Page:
Archive for Thursday, October 16, 2003

TOTO’s Burger claims county lacking vision

October 16, 2003

Johnson County needs a grander vision for the development of the closed Sunflower Army Ammunition Plant than that offered by county government, the president of Taxpayers Offering Tomorrow's Opportunities told the De Soto Chamber of Commerce last week.
Speaking at the monthly gathering of the De Soto Chamber last Thursday, TOTO President Micheline Burger said the Johnson County Commission's decision was a mistake.
As Taxpay-ers Opposed to Oz, TOTO successfully organized opposition to Oz Entertainment Co.'s redevelopment plan for the 9,065-acre plant that included the Wonderful World of Oz Theme Park.
The county is currently negotiating the purchase of Sunflower with the Army and the U.S. General Services Administration. Earlier this month, the County Commission agreed to start negotiating the plant's sale to Kessinger/Hunter and Co. of Kansas City, Mo. At the same time, the Commission agreed other developers had until Nov. 15 to make their interest in Sunflower known.
Meanwhile, the county has received a six-page letter from Kessinger/Hunter's Charles Hunter expressing that companies interest in acquiring Sunflower from the county and developing it along the Community in a Park land-use plan the County Commission adopted in 1998.
Burger said that plan and the 25,000 residents it included lacked vision.
"It's the same development model you see in Overland Park and the southern part of the county," she said. "There's nothing inherently wrong with that model of development.
"We at TOTO believe we have wonderful opportunity tdo something really special at Sunflower and not just replicate residential patterns you see everywhere in the county."
TOTO's vision was to replicate the North Carolina's Research Triangle Park at Sunflower, Burger said. The North Carolina park was started in 1956 and now provides 45,000 jobs with an average salary was $54,000, she said. There is more than a $2 billion capital investment in the former pine forest, she said.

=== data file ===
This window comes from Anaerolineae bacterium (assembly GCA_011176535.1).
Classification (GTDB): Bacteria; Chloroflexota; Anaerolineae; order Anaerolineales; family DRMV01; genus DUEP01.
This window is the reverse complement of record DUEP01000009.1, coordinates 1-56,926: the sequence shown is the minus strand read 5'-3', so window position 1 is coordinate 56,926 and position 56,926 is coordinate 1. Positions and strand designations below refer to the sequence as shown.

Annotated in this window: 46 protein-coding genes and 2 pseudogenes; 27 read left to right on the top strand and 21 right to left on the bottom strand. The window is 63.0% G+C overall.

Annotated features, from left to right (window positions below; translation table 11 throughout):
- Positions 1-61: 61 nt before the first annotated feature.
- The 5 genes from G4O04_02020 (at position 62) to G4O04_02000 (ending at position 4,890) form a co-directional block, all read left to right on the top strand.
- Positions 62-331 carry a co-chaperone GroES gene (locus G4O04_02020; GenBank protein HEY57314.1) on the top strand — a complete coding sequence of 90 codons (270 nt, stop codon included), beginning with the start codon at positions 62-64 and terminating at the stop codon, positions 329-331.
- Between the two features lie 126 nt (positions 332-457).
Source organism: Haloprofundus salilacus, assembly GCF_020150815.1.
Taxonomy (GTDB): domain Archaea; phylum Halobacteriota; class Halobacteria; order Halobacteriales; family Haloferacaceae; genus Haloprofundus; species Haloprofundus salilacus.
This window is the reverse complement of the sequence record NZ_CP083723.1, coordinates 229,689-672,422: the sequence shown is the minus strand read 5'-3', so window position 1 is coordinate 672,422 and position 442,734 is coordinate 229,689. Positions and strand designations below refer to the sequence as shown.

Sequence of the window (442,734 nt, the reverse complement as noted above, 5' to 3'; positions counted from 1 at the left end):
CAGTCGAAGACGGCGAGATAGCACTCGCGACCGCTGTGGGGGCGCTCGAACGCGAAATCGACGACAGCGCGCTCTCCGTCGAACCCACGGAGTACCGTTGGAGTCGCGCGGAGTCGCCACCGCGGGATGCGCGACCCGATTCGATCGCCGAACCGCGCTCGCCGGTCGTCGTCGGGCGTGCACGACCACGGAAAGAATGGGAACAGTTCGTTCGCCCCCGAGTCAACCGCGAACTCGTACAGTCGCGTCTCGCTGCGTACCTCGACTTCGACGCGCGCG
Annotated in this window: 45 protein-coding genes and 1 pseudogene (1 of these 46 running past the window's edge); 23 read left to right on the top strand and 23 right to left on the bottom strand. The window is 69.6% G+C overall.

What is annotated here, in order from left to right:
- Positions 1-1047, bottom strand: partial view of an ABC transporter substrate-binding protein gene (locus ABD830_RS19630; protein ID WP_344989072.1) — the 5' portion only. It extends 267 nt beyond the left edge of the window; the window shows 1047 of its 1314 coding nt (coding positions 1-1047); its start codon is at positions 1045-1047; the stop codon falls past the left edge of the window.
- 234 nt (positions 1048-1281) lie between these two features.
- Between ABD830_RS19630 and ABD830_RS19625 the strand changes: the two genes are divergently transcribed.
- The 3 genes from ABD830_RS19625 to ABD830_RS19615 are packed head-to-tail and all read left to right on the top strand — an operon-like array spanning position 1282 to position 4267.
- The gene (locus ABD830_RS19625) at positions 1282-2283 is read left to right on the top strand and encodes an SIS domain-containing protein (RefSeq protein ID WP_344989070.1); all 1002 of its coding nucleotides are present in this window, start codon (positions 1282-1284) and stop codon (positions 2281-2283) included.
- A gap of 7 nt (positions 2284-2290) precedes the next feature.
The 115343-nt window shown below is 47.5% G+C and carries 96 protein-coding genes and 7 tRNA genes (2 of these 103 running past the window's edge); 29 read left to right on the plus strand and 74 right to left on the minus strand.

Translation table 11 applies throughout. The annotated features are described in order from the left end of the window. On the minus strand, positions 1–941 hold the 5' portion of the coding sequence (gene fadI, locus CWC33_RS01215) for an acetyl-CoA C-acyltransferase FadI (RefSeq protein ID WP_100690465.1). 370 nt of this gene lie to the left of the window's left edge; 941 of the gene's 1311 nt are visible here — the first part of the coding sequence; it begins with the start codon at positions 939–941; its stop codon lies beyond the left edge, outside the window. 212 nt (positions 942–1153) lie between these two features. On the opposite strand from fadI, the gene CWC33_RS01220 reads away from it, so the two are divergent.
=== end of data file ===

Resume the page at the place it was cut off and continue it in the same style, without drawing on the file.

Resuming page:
One of the appeals of the North Carolina research park was that tenants such as IBM, Cisco Systems and DuPont have built campus-like research complexes that integrate with the preserved park space, Burger said. Eighty-five percent of the 7,000-acre research park was open space, she said.
Citing a 1986 state-funded study that found the creation of research and development opportunities with links to the business community would greatly enhance economic development in Kansas, Burger called for a public-private partnership that would attract the same kind of corporate heavy hitters to Sunflower in cooperation with the state's regent schools and Johnson County Community College. Kansas University and Kansas State already had a presence at the plant, she said.
Residents could still influence the County Commission's actions, particularly the role of the proposed Sunflower Redevelopment Authority, Burger said. A bill passed in the Kansas Legislature last spring gave the Johnson County Commission the authority to create and redevelop such a board to guide Sunflower development. The County Commission agreed such a board needed to be named but wanted further discussion of its role before appointing members.
"I sincerely believe citizen input can have a real influence on what this redevelopment authority looks like," Burger said. "If you have some ideas, you need to let the County Commission know."
Burger wasn't alone in insisting the county put Sunflower up for formal bids and naming a redevelopment authority with the purpose of making real decisions, including eventual developers.
State Rep. Rob Boyer, State Sen. Karin Brownlee, R-Olathe and chair of the Senate Commerce Committee, said although she was happy the County Commission was open to hearing from other developers, it would be best for the county to go through a formal request for the proposals process.
TOTO is not without allies in their push for the research park. Chief among those voicing support is Gov. Kathleen Sebelius, who must sign a document, called a finding of suitability for early transfer, if Sunflower is to be transferred from federal hands before its environmental remediation is complete.
When Sebelius signed a preliminary draft of that finding in July, she encouraged Kessinger/Hunter and other interested developers to reserve a "significant portion" of Sunflower as a research park.

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